Spin Control

Law officers honored

Law enforcement personnel in full dress uniforms form an honor guard for a ceremony Friday. (Jim Camden, Spokesman-Review)
Law enforcement personnel in full dress uniforms form an honor guard for a ceremony Friday. (Jim Camden, Spokesman-Review)
OLYMPIA – Washington marked the deadliest year for law enforcement in generations with bag pipes and drums, prayers and speeches, and the posthumous awarding of seven Medals of Honor Friday.
Law enforcement officers from cities and counties around Washington joined state troopers and Royal Canadian Mounties in donning dress uniforms and marching past the state Law Enforcement Memorial on the Capitol Campus overlooking the lake and Budd Inlet to the Puget Sound. Bagpipers played “Amazing Grace,” a bugler played “Taps” and a line of seven state troopers fired three volleys.
As several hundred law enforcement officials and family members watched, Gov. Chris Gregoire and Attorney General Rob McKenna presented medals to the families of seven officers killed in 2009, and three to officers seriously injured.

“Seven line-of-duty deaths made this the deadliest year in more than 70 years,” Gregoire said. Nov. 29, when four Lakewood Police officers were slain while preparing for their shift, was one of the deadliest in the nation that year.
She placed the medals around the necks of the spouses of the slain officers “on behalf of a grateful state…for recognition of the ultimate sacrifice.”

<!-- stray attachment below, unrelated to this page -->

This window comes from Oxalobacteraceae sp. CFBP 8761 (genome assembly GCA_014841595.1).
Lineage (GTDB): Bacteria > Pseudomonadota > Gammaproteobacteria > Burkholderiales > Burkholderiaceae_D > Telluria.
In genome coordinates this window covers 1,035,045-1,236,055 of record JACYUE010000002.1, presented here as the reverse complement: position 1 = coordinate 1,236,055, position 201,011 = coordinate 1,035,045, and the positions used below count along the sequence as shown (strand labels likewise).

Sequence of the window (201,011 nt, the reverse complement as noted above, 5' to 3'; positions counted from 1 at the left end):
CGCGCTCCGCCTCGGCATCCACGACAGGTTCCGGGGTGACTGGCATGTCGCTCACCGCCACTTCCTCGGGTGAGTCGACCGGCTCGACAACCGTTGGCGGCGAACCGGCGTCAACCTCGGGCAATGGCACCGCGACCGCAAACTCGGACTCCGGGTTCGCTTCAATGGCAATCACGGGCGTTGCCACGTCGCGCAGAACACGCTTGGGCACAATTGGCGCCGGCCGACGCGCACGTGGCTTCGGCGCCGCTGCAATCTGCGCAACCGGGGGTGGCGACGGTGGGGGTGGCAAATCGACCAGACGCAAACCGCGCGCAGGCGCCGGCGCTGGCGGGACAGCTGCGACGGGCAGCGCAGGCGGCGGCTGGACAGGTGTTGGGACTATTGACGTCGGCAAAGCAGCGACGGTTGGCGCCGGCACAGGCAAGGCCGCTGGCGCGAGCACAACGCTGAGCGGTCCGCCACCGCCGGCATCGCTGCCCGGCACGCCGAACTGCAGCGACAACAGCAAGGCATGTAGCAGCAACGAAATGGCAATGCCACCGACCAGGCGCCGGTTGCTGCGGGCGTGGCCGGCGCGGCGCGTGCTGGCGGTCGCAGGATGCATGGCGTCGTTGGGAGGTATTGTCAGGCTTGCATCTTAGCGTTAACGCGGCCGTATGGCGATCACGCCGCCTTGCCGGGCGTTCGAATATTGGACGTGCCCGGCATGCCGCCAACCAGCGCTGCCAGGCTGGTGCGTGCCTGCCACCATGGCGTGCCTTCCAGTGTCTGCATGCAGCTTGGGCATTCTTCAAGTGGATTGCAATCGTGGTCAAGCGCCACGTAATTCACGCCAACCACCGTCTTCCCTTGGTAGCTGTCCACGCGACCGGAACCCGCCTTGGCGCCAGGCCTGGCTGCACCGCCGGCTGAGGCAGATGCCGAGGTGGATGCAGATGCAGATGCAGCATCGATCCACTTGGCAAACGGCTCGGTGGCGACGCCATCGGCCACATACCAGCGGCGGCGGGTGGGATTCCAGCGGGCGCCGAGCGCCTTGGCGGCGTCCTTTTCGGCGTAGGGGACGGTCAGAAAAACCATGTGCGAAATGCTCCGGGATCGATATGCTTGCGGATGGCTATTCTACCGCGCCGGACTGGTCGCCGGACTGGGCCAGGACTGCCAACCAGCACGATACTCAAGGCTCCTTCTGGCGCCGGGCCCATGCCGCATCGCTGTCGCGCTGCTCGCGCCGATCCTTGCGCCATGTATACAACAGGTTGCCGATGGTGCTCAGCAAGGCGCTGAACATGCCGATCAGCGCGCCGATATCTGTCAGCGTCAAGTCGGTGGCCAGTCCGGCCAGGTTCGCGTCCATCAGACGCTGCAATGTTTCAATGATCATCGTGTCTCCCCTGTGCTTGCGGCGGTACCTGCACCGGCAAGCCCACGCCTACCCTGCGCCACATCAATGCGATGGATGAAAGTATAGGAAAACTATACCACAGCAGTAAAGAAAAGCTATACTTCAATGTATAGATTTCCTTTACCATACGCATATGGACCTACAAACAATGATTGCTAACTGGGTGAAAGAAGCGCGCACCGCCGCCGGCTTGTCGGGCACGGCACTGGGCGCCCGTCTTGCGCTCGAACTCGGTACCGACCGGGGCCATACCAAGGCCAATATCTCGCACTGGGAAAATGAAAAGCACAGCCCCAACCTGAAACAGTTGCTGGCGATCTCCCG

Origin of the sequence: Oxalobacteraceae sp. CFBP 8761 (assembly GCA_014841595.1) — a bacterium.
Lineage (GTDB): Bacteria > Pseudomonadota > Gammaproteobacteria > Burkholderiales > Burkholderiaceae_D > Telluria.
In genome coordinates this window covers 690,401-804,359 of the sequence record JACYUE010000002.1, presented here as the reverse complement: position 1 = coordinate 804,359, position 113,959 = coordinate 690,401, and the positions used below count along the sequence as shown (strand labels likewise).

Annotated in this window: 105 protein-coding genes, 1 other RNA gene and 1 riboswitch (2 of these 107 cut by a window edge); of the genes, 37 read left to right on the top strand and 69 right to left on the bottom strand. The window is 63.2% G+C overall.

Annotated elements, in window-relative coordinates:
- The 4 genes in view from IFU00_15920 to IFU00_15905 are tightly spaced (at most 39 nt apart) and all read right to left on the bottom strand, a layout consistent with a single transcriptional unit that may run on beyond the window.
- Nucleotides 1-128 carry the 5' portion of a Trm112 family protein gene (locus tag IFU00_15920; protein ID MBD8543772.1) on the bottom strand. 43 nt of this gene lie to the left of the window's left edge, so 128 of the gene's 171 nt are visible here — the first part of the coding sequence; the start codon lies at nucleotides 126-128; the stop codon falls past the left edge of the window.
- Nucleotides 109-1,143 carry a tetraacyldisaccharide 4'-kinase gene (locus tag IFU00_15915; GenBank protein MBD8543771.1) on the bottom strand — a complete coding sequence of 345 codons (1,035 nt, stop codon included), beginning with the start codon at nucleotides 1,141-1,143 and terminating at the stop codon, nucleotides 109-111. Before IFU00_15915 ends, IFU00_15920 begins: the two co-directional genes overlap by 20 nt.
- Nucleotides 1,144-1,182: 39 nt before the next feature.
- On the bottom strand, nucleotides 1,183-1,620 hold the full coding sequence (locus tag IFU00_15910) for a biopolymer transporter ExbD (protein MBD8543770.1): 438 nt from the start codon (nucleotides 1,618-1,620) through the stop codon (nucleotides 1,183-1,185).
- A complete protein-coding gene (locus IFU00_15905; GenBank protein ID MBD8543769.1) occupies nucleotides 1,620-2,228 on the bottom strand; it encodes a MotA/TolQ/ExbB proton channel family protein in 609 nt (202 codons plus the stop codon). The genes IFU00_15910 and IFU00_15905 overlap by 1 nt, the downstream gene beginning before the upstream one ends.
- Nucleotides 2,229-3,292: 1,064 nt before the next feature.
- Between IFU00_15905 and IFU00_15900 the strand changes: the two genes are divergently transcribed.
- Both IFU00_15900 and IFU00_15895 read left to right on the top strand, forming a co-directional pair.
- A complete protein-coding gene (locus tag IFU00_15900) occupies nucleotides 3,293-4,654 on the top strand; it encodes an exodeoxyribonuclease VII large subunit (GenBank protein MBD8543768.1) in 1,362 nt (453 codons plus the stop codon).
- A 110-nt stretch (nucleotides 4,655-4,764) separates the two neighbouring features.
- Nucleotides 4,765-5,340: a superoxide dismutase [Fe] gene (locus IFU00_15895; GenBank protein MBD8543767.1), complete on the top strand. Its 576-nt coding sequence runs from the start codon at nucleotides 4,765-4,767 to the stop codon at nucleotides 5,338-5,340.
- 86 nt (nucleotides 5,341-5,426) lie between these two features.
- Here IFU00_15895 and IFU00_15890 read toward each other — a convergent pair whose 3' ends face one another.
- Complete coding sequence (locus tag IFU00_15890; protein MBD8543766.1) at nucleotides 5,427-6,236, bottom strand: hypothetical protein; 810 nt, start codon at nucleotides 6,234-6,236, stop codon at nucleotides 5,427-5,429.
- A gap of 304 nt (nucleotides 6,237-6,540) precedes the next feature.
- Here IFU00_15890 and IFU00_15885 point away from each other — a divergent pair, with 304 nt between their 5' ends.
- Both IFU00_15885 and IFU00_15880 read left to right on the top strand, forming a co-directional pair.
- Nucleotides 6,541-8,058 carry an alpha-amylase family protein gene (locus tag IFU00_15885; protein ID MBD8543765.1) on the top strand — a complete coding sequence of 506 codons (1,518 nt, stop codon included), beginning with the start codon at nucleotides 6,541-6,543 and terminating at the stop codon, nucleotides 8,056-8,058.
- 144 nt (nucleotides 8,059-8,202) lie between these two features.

State Medals of Honor were awarded posthumously to Lewis County Sheriff’s Deputy Stephen Michael Gallagher Jr., who died Aug. 18 of injuries suffered when his patrol car collided with an elk while he was on his way to backup another officer at a domestic disturbance call; Seattle Officer Timothy Brenton who was shot to death in his patrol car in an ambush on Halloween; Lakewood Police Sgt. Mark Renninger and Officers Tina Griswold, Ronald Owens II and Gregory Richards, all killed by parolee Maurice Clemmons on Nov. 29; and Pierce County Sheriff’s Deputy W. Kent Mundell Jr., who died after being shot by a suspect in a domestic disturbance in Eatonville on Dec. 21.
Washington hadn’t lost so many law enforcement officers since 1935, when it had eight killed.
Seattle Officer Britt Sweeney, who was wounded in the patrol car with Brenton, and Pierce County Sgt. Nicholas Hausner, who was wounded in the domestic disturbance that claimed Mundell, were among those receiving Medals of Honor for their injuries.
McKenna said what stands out in his mind more than the tragedy is the courage of the officers to stay on the job and the gratitude of residents who lined the streets and sidewalks for services honoring the dead.
“Our communities don’t forget, and they don’t intend to let future generations forget,” he said.



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